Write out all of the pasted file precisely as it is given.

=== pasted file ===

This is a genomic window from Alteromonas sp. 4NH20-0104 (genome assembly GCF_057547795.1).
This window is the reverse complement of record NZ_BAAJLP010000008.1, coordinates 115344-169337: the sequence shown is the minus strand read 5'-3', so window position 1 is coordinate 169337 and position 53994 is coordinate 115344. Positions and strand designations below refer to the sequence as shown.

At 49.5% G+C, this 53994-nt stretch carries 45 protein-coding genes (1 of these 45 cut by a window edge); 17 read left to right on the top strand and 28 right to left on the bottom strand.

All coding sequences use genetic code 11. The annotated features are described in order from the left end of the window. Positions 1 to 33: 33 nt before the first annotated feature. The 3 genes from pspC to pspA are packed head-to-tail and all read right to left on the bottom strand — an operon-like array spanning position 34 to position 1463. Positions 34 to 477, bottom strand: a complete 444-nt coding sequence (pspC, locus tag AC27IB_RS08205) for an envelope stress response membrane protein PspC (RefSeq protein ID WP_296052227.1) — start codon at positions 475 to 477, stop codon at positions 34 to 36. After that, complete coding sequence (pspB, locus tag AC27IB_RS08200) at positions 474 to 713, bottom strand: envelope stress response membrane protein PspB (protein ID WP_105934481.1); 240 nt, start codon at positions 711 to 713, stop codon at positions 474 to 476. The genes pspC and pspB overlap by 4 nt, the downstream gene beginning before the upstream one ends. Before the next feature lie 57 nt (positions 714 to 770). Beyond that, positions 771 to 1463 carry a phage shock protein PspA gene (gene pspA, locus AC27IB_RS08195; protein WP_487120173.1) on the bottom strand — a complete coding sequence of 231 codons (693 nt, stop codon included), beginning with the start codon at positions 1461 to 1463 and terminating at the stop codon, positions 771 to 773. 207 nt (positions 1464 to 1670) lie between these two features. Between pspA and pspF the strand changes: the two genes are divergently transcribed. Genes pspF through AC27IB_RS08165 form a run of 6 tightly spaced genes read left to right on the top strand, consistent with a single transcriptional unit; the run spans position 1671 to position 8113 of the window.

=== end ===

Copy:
This is a genomic window from Alteromonas sp. 4NH20-0104 (genome assembly GCF_057547795.1).
This window is the reverse complement of record NZ_BAAJLP010000008.1, coordinates 115344-169337: the sequence shown is the minus strand read 5'-3', so window position 1 is coordinate 169337 and position 53994 is coordinate 115344. Positions and strand designations below refer to the sequence as shown.

At 49.5% G+C, this 53994-nt stretch carries 45 protein-coding genes (1 of these 45 cut by a window edge); 17 read left to right on the top strand and 28 right to left on the bottom strand.

All coding sequences use genetic code 11. The annotated features are described in order from the left end of the window. Positions 1 to 33: 33 nt before the first annotated feature. The 3 genes from pspC to pspA are packed head-to-tail and all read right to left on the bottom strand — an operon-like array spanning position 34 to position 1463. Positions 34 to 477, bottom strand: a complete 444-nt coding sequence (pspC, locus tag AC27IB_RS08205) for an envelope stress response membrane protein PspC (RefSeq protein ID WP_296052227.1) — start codon at positions 475 to 477, stop codon at positions 34 to 36. After that, complete coding sequence (pspB, locus tag AC27IB_RS08200) at positions 474 to 713, bottom strand: envelope stress response membrane protein PspB (protein ID WP_105934481.1); 240 nt, start codon at positions 711 to 713, stop codon at positions 474 to 476. The genes pspC and pspB overlap by 4 nt, the downstream gene beginning before the upstream one ends. Before the next feature lie 57 nt (positions 714 to 770). Beyond that, positions 771 to 1463 carry a phage shock protein PspA gene (gene pspA, locus AC27IB_RS08195; protein WP_487120173.1) on the bottom strand — a complete coding sequence of 231 codons (693 nt, stop codon included), beginning with the start codon at positions 1461 to 1463 and terminating at the stop codon, positions 771 to 773. 207 nt (positions 1464 to 1670) lie between these two features. Between pspA and pspF the strand changes: the two genes are divergently transcribed. Genes pspF through AC27IB_RS08165 form a run of 6 tightly spaced genes read left to right on the top strand, consistent with a single transcriptional unit; the run spans position 1671 to position 8113 of the window.